Hunting SpotLight Myths and Facts|
Article- November 8, 2013 By Larson Electronics.com
Larson Electronics Red LED Pistol Grip Hunting Spotlight
Few subjects are guaranteed to stir up discussion within the hunting community more than which spotlights are the best for hunting. Everything from power, to brand, to color is an area of contention, and unfortunately along with this comes a lot of misconceptions. While we certainly wouldn’t promote ourselves as the definitive voice on just what constitutes the best overall hunting spotlight, we can offer some sound facts and advice on what to look for when considering the purchase of a high grade spotlight.
For most people outside of the hunting community, hunting with spotlights conjures up images of shady characters skulking about in the dead of night looking to jacklight a deer or two and haul em off before wardens can show up. They mistakenly assume any kind of spotlight hunting is illegal, and believe it or not this carries over to quite a few novice hunters as well. While there are indeed quite a number of regulations regarding the use of spotlights for hunting, and almost every state has some sort of prohibition or stringent guidelines in some form or another, the truth is that there remains a substantial portion of hunting which is quite amenable to the use of spotlights. Particularly in the case of predator and nuisance animal hunting, spotlighting is often an integral part of established hunting procedure and quite legal as long as the proper guidelines are followed.
For most cases, the only way to ensure the use of a spotlight for a given type of game is legal is to consult with your local wildlife authorities. The rules are so widely varied from one state to the next, and even from county to county, to make a definitive list of locations and game suitable for spotlight use would practically fill a small book, so we leave that determination to you the reader. Instead we’ll address a couple of the more common misconceptions regarding the use of spotlights, and hopefully help clear up some issues rather than compound them. Since pigs and coyotes are the most commonly hunted when it comes to nighttime spotlight use, lets consider them.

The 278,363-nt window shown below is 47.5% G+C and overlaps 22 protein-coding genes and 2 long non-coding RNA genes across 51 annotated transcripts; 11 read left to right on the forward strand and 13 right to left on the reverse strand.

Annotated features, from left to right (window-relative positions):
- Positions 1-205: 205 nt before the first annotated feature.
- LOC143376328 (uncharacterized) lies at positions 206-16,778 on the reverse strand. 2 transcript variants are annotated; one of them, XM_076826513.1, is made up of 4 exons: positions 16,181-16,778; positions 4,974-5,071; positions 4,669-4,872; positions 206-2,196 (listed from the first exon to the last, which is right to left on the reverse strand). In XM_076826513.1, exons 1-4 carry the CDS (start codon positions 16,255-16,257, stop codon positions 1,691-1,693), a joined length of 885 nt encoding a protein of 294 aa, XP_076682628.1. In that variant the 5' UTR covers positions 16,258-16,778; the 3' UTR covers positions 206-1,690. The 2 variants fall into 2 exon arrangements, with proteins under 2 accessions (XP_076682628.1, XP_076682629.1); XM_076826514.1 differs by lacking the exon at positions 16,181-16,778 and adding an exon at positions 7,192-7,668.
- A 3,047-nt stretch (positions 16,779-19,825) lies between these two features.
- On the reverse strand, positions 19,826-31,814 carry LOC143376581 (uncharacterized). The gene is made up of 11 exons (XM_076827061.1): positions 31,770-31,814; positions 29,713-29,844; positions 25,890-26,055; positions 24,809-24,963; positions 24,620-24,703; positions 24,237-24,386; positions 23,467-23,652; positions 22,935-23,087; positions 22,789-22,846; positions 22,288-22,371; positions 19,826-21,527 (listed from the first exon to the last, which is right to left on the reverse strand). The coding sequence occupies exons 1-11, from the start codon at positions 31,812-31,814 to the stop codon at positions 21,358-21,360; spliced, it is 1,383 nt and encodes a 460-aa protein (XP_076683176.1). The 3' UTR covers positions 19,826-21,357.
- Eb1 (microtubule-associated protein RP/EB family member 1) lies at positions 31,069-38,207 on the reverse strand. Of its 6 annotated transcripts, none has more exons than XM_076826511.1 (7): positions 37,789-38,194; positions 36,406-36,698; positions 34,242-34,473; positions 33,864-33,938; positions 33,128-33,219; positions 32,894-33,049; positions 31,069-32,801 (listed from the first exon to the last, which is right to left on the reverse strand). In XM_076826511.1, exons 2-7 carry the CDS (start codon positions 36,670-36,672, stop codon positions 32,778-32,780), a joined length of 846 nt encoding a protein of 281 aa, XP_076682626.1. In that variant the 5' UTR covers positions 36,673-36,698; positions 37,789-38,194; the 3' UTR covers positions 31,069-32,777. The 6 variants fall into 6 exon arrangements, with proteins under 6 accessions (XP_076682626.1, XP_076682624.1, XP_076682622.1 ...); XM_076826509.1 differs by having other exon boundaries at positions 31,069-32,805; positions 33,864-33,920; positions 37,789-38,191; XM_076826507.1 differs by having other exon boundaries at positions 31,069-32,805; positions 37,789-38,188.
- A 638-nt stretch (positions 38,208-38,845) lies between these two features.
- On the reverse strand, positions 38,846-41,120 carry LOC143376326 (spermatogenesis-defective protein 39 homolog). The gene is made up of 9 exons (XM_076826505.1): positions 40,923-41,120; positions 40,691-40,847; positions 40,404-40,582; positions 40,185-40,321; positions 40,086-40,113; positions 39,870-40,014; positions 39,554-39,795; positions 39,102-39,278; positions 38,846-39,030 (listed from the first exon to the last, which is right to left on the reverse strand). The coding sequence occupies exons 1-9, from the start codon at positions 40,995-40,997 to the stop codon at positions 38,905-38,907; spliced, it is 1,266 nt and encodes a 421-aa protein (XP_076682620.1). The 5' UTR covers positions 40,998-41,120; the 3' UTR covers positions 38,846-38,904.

Perhaps one of the biggest issues revolving around the use of spotlights is the color of light used. By now most of us are familiar with the old yarn about red being invisible, green being less likely to spook an animal, and white just being an outright horrible choice for all but the boldest of critters. The truth however lies somewhere in the middle, and the color of light used really doesn’t play as large a role compared to the importance of using a light properly.